Three Aliens Almost Killed Ex-US Soldier And Ufologist in 1950s, Threatened Him To Stop His Research
In the fall of 1952, ufologist Albert K. Bender announced the creation of a new research organization, the International Flying Saucer Bureau (IFSB). He was also the author of the ufology journal “Space Review” that was released in 1953. West Virginia resident Gray Barker soon offered his assistance to Bender and spoke of the Flatwood Monster case, which he was investigating with Ivan Sanderson.
In January 1953, Bender asked Barker to head the research department of the IFSB. In September, however, Bender announced that he was forced to cease his activities.
Bender said three men in black suits who identified themselves as government officials had come to see him. They threatened Bender and demanded to forget about the existence of flying saucers. By this time, the new research organization had a large network of staff in the United States and other countries.
Barker was extremely surprised and in early October, he came to Bender with several other IFSB members to try to sort out the situation. Bender knew what flying saucers really were, but remained silent.
Some UFO researchers concluded that Bender was indeed under pressure from government agents while others doubted it. Coral Lorenzen, the founder of UFO research APRO, wrote in the bulletin that most likely, the IFSB was funded by Palmer’s magazine who used to write science-fiction stories.
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One way or another, the name of Albert Bender disappeared from the pages of ufological publications. But not forever. Ten years later, he published a book entitled “Flying Saucers and the Three Men,” in which the whole story was presented from a completely different perspective. Indeed, Bender wrote that in 1953, three men in black visited him. And they were not government agents but aliens.
They provided Bender with a piece of strange metal, shaped like a coin, with which he could communicate with them. In some time, three mysterious creatures reappeared in his house and carried Bender to some vast room, possibly inside a flying saucer. One of the creatures telepathically informed him that representatives of their race were visiting Earth for the sole purpose of “extracting useful chemicals from the earth’s oceans.”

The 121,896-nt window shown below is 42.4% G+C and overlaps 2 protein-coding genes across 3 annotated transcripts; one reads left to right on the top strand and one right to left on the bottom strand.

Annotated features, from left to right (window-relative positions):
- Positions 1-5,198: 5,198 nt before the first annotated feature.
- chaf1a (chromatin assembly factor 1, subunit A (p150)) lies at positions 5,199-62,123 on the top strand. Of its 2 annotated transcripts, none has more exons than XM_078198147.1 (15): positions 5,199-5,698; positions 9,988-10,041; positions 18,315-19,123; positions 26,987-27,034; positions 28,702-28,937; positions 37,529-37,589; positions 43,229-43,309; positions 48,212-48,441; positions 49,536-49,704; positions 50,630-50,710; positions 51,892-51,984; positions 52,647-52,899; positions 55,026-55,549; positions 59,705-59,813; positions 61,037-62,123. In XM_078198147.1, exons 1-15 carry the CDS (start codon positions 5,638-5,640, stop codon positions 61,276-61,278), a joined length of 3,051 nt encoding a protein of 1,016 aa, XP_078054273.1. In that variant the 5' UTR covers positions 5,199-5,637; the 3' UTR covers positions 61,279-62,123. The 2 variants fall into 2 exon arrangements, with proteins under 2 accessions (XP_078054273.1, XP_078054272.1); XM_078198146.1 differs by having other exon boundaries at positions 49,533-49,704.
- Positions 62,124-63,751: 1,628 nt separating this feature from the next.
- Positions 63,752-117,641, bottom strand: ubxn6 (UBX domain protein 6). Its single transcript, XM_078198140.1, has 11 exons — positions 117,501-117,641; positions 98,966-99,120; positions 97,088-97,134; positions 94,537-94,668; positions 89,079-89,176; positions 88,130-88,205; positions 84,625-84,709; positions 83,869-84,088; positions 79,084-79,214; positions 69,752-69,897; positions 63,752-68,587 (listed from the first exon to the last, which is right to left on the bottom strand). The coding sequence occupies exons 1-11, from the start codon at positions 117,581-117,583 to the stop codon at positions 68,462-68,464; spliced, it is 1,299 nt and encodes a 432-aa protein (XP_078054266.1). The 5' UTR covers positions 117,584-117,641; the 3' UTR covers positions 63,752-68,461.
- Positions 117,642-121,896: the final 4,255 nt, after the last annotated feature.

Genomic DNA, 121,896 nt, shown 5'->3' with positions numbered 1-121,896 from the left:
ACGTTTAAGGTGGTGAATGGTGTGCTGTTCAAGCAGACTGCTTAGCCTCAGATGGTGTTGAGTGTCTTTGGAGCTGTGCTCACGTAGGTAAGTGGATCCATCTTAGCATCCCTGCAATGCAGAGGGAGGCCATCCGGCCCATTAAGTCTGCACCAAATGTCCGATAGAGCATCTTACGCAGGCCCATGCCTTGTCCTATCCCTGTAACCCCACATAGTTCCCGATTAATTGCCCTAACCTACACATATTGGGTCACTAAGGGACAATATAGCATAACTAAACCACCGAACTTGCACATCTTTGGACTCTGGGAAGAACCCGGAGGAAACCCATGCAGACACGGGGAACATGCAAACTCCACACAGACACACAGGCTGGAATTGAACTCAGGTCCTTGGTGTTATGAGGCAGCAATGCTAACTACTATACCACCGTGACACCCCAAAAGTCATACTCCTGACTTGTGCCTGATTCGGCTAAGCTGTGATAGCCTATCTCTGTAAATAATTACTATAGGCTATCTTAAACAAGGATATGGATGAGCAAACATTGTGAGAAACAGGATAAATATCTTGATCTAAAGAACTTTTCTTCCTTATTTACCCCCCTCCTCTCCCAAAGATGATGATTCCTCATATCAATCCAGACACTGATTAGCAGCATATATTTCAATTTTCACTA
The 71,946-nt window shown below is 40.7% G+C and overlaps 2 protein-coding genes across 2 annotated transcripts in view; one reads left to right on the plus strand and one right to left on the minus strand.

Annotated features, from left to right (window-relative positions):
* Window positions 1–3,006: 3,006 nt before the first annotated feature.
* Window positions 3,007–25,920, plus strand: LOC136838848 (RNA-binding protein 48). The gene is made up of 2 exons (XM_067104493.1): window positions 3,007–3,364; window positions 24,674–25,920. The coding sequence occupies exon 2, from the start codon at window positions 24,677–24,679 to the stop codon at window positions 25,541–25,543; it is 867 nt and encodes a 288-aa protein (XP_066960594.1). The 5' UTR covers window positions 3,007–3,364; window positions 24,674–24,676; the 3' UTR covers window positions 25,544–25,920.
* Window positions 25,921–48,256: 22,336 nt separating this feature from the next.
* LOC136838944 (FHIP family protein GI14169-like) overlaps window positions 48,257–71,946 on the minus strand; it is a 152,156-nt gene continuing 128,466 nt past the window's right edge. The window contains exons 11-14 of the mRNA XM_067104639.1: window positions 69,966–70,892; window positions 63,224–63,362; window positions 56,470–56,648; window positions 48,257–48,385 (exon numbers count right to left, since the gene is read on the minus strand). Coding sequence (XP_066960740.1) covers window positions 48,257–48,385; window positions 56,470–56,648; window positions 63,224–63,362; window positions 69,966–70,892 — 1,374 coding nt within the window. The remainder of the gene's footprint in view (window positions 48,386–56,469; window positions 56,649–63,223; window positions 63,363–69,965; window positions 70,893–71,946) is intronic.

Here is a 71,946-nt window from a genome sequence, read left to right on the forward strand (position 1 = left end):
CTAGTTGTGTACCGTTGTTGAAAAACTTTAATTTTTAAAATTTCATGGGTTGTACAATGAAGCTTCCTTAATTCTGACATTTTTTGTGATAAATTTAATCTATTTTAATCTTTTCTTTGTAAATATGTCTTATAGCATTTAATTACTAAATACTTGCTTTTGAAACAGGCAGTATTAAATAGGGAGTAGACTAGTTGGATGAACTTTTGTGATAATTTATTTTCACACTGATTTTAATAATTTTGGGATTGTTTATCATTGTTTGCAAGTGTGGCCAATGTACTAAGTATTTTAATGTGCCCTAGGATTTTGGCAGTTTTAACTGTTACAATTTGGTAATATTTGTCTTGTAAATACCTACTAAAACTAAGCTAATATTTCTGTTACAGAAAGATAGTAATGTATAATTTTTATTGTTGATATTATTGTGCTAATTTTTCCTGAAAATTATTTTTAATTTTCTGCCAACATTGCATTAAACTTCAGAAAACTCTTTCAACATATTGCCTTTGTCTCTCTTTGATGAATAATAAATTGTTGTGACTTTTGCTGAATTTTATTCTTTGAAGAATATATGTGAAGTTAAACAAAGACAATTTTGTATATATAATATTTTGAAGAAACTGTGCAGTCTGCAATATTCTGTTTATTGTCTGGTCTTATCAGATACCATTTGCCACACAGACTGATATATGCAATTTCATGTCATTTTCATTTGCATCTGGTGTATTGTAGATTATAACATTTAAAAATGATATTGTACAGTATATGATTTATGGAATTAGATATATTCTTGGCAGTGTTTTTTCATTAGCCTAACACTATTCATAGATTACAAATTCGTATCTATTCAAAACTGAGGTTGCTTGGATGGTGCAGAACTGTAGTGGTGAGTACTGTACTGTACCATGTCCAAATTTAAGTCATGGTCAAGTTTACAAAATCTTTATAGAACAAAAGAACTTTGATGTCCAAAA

According to him, aliens had settled on our planet for a long. At first, the creature seemed to be a humanoid for Bender, but then it appeared before him in its natural – extremely vile – form. However, it warned Albert Bender, and through him all the humanity, against continuing experiments with radioactive substances.
The alien said those experiments would have a negative impact on future generations.
Bender soon woke up at home, lying on his bed and feeling sick. When he tried to tell someone from the IFSB executive committee about contact with aliens, he faced misunderstanding and mistrust. What could he do? And then, Bender decided to reveal to his colleagues only part of the truth.
He said some people warned him against further research into the UFO problem and they were very convincing. They even revealed the secret of flying saucers to him.
Bender took their threats seriously, but could not give up his research on UFOs as it had become part of his life, so he continued his work.
Later, the creatures (or MIB) visited him multiple times and during their visit, Bender’s health kept declining. They seemed to draw vital energy out of him, and much more than on the first visit.
Bender also noticed that with each visit, the eyes of the aliens got brighter and more menacingly. But still, he did not dare to give up his research, and then Bender felt completely sick.
After the second visit, he had a stomach ache, as if with an ulcer, and migraines happened every day, and after the third visit Bender began to lose weight and have problems with his eyesight or psyche, it began to seem to him that the MIB was following him even on the streets.
According to Bender, he saw the MIB in every shady nook and in the meantime, his stomach problems worsened. And then, the ufologist could not stand it. He closed his Space Review magazine, closed the international bureau, and decided to move away from UFO research. After that, his health improved. Until his death in 2016, Bender no longer talked about UFOs.